Oh man, this trip to Bali has left me in the midst of an existential crisis of sorts. This post is going to contradict the last one in virtually every way. I'll need to preface this with a description of the Balinese lifestyle. Present day Bali exists almost solely for tourism. The bulk of the Balinese work in the service industry; transportation, hotels, restaurants, etc. Bali is a pretty inexpensive destination, once you get yourself there. You can eat lovely meals for a third of the price that you would pay in America. A large luxury villa, with a private pool, can be rented for the cost of a Motel 6. We lived like kings for the almost two weeks we were there. These low prices are possible because the Balinese are paid almost nothing for their tireless work. According to one of the drivers we spent time with, the average monthly salary for a Balinese citizen is $150 per month. The government is corrupt, and although gobs of money are pouring in from tourism, little is invested back into the infrastructure of the country. There are almost no sidewalks, and what pathways do exist, are in extreme disrepair. I never saw a traffic light, the roads were incredibly narrow and inadequate. Ngurah, our driver, explained to us that the Balinese education system requires parents to buy books and other necessities that American schools would provide. The tap water isn't potable, and toilet paper can't be flushed because the sewer system can't handle it. Australians have come in and invested substantial monies into resorts and restaurants because, proximity wise, Bali is akin to their Hawaii. Due to Australian efforts, the food and shopping are incredible and the upscale villa rental is off the hook, but this has little to do with government efforts.
We tried to talk to our taxi drivers and servers often, they were all Bali natives and almost none of them had ever left the country. Vacation isn't part of their vocabularies. They work tirelessly, day in and day out, serving tourists who are taking breaks from lives that probably would feel like vacations to the Balinese. Yet, there is no animosity. They have constant smiles on their faces. Any time they say something that might seem negative, they quickly self correct and point out the blessing. Shit, I can't even go to Target without the check out girl bitching about being there, and she's probably 19 years old, working 12 hours per week, and still eating on her parent's dime. At first, I wondered if they were fronting, because they know that tourism is their bread and butter, but it was just too consistent. They have a love and a reverence for life. They adore children. There wasn't a single restaurant we went to where the staff didn't go out of their way to play with my children. Indigo got picked up and snuggled by a Balinese waiter or waitress at literally every eatery we went to. Men and women alike, smiling and relishing in these privileged white children. How? Why?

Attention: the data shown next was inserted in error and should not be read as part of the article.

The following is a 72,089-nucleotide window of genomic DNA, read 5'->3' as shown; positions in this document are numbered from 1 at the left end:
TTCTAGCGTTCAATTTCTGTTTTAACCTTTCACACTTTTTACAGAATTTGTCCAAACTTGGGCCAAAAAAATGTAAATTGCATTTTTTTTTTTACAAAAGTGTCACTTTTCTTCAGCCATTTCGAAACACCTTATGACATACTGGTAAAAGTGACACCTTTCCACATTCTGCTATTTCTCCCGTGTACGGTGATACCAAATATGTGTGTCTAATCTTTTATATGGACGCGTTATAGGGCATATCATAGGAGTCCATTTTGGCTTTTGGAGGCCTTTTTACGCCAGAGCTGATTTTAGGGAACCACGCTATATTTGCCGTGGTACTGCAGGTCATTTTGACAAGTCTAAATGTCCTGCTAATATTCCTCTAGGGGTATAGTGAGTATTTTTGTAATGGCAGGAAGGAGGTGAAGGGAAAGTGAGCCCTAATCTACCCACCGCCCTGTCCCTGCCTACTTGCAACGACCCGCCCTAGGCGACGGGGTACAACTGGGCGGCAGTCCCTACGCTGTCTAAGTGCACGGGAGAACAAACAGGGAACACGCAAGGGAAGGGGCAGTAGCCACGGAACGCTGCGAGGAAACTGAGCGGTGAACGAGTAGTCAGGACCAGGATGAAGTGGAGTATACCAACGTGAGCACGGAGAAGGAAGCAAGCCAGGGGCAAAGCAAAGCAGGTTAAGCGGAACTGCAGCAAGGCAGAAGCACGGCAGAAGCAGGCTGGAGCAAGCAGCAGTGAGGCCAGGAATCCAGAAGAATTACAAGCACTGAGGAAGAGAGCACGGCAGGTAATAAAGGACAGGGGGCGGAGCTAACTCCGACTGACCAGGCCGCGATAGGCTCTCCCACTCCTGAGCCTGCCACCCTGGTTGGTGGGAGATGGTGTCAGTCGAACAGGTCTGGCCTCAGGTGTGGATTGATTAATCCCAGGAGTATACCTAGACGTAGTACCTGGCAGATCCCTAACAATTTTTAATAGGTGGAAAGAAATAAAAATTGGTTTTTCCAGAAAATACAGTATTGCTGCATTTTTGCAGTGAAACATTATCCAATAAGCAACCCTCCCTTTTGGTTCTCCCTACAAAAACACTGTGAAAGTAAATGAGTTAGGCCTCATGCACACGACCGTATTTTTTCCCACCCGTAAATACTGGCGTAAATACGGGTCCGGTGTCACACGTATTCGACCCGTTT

Enter my existential crisis. I mentioned in my previous post about all the books I've read that are written by these dynamic individuals who are drinking up life, living without boundaries or limitations, the masters of their own destinies, yada yada yada. I'm trying to replicate that lifestyle. We said screw it and took our three kids on a ridiculously lengthy trip to Bali. We didn't go to Tahoe, we went to Indonesia. Last year, we left everything we knew and moved, from the city we'd been raised in, to another state. We took a lot of risks and worked our asses off to make this possible for ourselves, because we wanted a different lifestyle for our family. Life without limitations, masters of our own destinies, right? But here we are, not content. What's the next trip? How do we make more money? How do we figure out a way to bypass the 9-5 so we can travel unencumbered or hire a part time nanny so we can pursue fulfilling endeavors? More, more, more. It's never enough. When you live in America, the sky is the limit. There is never a point where you have to stop and say, "Okay we've reached the pinnacle, this is the most we can have/do." That doesn't exist here. I'd go so far as to say that it's frowned upon to accept your position in life.
Then you go to Indonesia and you meet these smiling Balinese people whose entire lives have a maximum limitation. They don't want for more, because they just can't. It's not possible. You don't leave your village, you'll never make enough money to do that. There's no college. There's no travel. But this life with limitations has created content, and that content presents as joy. And then, in opposition, we have life without limitations, which creates contempt. Contempt for what we do have, for our current lives, because we want more. It's hard to appreciate where you're at and what you have when your eye is always on the prize, the bigger house, the better neighborhood, the fitter body, the better job.
Of course, the answer can't be not wanting for more. We weren't born in Bali. We do have options. If you dangle possibility in front of someone and then tell them they can't do anything with it, the result is depression, hopelessness, not content. It's easier to be content when you look beyond your circumstances and nothing else is around the corner. But that's not what it means to be American, a blessing and a curse, depending on perspective. There's a balance that must be achieved, balance of the most difficult variety. How to have gratitude for where you're at while still living progressively? It's a question I don't have the answer to, but I'm going to take a page from the Balinese, who are Hindu. Each morning the women spend hours making offerings for the Gods, which serve as blessings and as a means to express gratitude. I'm going to start there, by gently and consistently reminding myself of the gifts in my life, my children, my husband, my health, and of course, the freedom to want more.